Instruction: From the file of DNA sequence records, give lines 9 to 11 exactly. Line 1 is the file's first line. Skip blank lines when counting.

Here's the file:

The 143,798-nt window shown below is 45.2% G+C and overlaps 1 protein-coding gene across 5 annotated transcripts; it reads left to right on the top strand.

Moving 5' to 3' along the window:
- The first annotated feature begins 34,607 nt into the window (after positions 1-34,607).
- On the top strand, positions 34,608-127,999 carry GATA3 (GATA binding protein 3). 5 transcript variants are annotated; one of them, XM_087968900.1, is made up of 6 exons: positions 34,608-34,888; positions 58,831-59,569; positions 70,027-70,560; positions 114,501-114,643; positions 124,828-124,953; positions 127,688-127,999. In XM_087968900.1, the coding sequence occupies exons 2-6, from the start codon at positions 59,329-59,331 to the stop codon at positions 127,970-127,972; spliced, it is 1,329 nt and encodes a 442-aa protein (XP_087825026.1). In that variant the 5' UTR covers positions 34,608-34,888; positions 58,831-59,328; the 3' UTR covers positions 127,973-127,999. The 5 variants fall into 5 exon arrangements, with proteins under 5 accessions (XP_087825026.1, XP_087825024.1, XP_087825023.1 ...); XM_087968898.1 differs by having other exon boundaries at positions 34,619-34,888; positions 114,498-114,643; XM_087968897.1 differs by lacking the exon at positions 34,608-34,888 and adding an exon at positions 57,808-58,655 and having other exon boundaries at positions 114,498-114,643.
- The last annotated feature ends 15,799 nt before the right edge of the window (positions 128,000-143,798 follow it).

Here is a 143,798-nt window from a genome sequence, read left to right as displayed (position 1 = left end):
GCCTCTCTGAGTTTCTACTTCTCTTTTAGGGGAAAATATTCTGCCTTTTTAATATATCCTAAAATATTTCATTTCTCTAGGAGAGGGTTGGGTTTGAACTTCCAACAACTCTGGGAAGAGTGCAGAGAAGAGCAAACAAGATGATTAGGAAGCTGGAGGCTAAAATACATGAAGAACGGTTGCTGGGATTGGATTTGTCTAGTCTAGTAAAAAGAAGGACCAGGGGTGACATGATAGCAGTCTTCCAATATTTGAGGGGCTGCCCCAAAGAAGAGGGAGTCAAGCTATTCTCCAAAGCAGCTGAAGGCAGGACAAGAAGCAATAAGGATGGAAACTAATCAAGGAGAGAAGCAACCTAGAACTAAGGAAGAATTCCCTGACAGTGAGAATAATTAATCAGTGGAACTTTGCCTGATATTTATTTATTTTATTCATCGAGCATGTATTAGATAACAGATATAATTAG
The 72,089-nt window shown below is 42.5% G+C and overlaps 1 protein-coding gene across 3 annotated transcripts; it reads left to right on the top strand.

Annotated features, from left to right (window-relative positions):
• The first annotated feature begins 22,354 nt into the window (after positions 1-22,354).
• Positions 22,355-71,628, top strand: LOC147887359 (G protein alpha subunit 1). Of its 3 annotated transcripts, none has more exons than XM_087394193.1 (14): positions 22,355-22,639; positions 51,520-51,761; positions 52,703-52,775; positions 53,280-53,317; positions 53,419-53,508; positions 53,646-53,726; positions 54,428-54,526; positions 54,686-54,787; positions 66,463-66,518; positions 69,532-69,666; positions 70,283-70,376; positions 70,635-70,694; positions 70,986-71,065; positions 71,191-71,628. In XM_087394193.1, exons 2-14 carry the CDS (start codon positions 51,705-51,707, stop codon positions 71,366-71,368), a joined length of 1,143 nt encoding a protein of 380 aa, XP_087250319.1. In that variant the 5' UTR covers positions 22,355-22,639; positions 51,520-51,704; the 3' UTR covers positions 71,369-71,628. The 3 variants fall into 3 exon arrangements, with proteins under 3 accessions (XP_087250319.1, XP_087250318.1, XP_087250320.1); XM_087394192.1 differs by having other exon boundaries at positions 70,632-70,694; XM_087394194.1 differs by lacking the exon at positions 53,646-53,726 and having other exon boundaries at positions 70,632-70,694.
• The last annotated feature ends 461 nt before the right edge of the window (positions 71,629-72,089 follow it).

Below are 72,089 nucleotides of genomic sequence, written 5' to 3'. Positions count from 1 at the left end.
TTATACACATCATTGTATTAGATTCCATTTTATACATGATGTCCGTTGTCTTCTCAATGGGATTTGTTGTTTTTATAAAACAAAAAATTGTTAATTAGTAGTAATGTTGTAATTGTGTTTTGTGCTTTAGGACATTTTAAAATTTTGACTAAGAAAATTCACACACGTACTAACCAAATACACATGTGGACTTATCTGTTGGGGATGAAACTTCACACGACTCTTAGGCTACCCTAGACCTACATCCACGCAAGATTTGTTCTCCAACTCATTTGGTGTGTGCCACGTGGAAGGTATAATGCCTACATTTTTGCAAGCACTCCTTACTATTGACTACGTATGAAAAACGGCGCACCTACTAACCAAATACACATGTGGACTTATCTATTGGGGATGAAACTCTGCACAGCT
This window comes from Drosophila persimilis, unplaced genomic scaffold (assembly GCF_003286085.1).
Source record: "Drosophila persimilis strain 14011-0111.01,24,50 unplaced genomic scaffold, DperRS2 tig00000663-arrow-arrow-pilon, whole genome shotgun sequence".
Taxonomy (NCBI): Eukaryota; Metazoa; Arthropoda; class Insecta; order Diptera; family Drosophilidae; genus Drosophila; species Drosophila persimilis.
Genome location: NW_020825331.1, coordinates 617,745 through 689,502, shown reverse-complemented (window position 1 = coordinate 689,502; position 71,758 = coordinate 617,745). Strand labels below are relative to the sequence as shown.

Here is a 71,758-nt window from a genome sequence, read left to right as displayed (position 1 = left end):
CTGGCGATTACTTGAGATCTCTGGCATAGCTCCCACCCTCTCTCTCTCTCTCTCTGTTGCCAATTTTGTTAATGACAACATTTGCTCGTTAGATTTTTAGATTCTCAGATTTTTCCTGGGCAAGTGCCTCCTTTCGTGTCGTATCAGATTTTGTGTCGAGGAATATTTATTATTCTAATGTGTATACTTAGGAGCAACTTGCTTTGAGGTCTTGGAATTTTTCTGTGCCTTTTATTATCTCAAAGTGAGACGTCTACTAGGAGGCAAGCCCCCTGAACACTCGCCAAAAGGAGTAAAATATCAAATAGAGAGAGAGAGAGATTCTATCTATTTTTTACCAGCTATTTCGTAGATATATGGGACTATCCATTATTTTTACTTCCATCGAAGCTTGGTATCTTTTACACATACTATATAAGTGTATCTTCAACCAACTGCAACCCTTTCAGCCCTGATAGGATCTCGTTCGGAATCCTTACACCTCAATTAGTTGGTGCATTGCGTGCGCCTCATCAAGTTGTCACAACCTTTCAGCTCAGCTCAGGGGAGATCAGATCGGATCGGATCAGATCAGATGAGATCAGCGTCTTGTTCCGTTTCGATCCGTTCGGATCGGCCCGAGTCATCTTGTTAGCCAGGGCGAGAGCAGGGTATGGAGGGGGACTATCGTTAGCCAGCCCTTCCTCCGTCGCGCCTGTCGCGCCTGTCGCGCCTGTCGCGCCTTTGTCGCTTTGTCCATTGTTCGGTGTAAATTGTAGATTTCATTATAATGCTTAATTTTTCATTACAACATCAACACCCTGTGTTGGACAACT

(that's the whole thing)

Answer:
Annotated features, from left to right (window-relative positions):
• The first annotated feature begins 22,354 nt into the window (after positions 1-22,354).
• Positions 22,355-71,628, top strand: LOC147887359 (G protein alpha subunit 1). Of its 3 annotated transcripts, none has more exons than XM_087394193.1 (14): positions 22,355-22,639; positions 51,520-51,761; positions 52,703-52,775; positions 53,280-53,317; positions 53,419-53,508; positions 53,646-53,726; positions 54,428-54,526; positions 54,686-54,787; positions 66,463-66,518; positions 69,532-69,666; positions 70,283-70,376; positions 70,635-70,694; positions 70,986-71,065; positions 71,191-71,628. In XM_087394193.1, exons 2-14 carry the CDS (start codon positions 51,705-51,707, stop codon positions 71,366-71,368), a joined length of 1,143 nt encoding a protein of 380 aa, XP_087250319.1. In that variant the 5' UTR covers positions 22,355-22,639; positions 51,520-51,704; the 3' UTR covers positions 71,369-71,628. The 3 variants fall into 3 exon arrangements, with proteins under 3 accessions (XP_087250319.1, XP_087250318.1, XP_087250320.1); XM_087394192.1 differs by having other exon boundaries at positions 70,632-70,694; XM_087394194.1 differs by lacking the exon at positions 53,646-53,726 and having other exon boundaries at positions 70,632-70,694.